Former D.C. Council member Harry Thomas Jr. has abandoned a bid for his old Ward 5 seat on the council and instead will seek to become the city’s next shadow representative.
“I believe that D.C. will never get to be where it should be until we have statehood,” Thomas told The Informer. “The Jan. 6 insurrection brought to light the inequalities that we have in this city. While the privileged insurrections were housed in better conditions at the D.C. Jail, the normal residents were in bad conditions. I think if D.C. were a state, we would be able to build a better jail and treat everyone equally.”
This is not the first time Thomas has sought a congressional shadow seat. In 1990, he ran for shadow senator against the Rev. Jesse L. Jackson Sr. but lost to the civil rights leader and two-time presidential candidate in the Democratic primary.
Thomas served on the council from 2007-2012, but resigned after pleading guilty to stealing public funds and serving time in prison as a result.
Thomas, currently a Ward 5 committeeman on the D.C. Democratic State Committee, to challenge shadow Rep. Oye Owolewa in the June 21 Democratic Party primary.
As the shadow representative, Thomas plans to tap into returning citizen and fraternal networks nationally to galvanize support for D.C. statehood. He also wants to revive an organizing tactic utilized by former D.C. Del. Walter Fauntroy.
“I remember Fauntroy would go into the districts of members of Congress that were hostile to D.C.,” Thomas said. “He would speak to the African Americans in the district and tell them about what their congressman was not doing for D.C. That would help turnout African Americans and I will do the same. We will get these people out of office who don’t fully support voting rights for all people.”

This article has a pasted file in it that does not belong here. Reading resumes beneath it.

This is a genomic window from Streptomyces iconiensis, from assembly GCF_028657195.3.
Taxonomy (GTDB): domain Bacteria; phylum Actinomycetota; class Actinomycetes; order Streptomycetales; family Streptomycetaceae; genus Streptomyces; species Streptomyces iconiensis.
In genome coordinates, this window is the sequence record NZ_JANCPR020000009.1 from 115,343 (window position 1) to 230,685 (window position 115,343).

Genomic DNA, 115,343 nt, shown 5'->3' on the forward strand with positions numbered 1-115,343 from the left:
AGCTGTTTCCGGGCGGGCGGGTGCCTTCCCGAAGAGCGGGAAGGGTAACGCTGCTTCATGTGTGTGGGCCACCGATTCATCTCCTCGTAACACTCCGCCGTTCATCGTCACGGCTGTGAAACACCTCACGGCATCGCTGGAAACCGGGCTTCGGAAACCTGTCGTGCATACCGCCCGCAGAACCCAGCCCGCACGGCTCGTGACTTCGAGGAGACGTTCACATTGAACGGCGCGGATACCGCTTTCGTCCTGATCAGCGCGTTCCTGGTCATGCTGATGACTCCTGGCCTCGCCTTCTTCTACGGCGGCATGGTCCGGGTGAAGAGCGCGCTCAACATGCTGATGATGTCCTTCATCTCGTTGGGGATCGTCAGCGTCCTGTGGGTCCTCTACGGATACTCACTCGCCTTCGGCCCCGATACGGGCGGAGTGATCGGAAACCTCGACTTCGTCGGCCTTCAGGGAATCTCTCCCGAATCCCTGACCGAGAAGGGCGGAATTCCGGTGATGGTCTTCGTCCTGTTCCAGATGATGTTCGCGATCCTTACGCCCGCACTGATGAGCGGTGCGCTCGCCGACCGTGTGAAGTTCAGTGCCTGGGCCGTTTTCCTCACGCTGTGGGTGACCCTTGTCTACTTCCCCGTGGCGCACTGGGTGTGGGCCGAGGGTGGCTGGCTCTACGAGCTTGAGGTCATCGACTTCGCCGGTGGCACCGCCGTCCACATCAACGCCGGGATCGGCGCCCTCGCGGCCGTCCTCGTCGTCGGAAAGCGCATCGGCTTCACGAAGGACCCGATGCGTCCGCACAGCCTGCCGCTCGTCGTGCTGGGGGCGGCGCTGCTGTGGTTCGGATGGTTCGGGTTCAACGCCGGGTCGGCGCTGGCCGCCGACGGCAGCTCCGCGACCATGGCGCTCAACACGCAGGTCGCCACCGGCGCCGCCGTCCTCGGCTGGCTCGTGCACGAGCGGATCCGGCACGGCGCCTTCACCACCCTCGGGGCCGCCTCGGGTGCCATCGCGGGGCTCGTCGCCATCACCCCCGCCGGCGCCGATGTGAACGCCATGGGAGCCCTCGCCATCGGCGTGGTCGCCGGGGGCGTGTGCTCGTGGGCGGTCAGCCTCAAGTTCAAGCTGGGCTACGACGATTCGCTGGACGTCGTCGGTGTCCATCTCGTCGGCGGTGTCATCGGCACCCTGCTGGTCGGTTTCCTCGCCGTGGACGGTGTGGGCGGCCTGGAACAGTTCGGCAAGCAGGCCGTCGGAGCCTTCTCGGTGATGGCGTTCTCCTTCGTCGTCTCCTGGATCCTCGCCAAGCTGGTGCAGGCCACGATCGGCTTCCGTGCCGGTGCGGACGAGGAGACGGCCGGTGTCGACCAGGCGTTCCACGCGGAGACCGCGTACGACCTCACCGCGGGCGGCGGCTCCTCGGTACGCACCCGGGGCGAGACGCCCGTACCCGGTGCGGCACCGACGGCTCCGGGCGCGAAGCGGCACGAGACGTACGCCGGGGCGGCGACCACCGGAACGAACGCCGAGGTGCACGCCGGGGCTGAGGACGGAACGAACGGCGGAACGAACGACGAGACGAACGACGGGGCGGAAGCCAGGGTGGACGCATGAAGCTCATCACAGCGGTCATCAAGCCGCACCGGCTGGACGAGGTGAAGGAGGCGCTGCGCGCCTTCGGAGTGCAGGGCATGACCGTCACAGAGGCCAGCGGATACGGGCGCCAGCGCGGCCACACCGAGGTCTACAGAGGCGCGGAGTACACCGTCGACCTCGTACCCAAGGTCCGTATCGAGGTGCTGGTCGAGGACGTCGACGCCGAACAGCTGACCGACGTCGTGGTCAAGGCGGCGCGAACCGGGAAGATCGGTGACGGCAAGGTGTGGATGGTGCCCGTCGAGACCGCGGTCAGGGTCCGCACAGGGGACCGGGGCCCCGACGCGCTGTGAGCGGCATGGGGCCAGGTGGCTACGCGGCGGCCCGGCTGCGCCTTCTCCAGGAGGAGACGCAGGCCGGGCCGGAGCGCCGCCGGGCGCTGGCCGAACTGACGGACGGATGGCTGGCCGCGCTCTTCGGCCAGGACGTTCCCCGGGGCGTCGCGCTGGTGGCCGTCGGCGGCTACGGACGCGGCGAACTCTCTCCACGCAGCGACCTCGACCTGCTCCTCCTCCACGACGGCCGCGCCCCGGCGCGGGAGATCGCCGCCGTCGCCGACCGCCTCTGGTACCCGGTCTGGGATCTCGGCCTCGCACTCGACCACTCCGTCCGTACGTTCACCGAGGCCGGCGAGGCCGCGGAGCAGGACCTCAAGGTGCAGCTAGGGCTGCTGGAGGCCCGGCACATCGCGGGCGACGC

The shadow representative position is unpaid but that doesn’t faze Thomas.
“I am not running for this to get paid,” he said. “I will say if D.C. wants to be serious about statehood, there needs to be money put behind it. We need resources and people to move the cause forward.”
Thomas’ departure leaves former Council member Vincent Orange, former Bowser administration official Faith Gibson Hubbard, D.C. Board of Education member Zachary Parker, Ward 5 Democrats Chairman and Advisory Neighborhood Commissioner Gordon Fletcher and Lauren Rogers, a commissioner, as the remaining candidates for the Democratic nomination.
Contrary to published reports, Thomas said he hasn’t endorsed Hubbard for the council seat.
“What I said is that Ward 5 hasn’t had a female representing it,” he said. “We are the only ward that hasn’t had a female council member. I definitely think that needs to change. Most people think I was talking about Hubbard, but Lauren is also in the race.”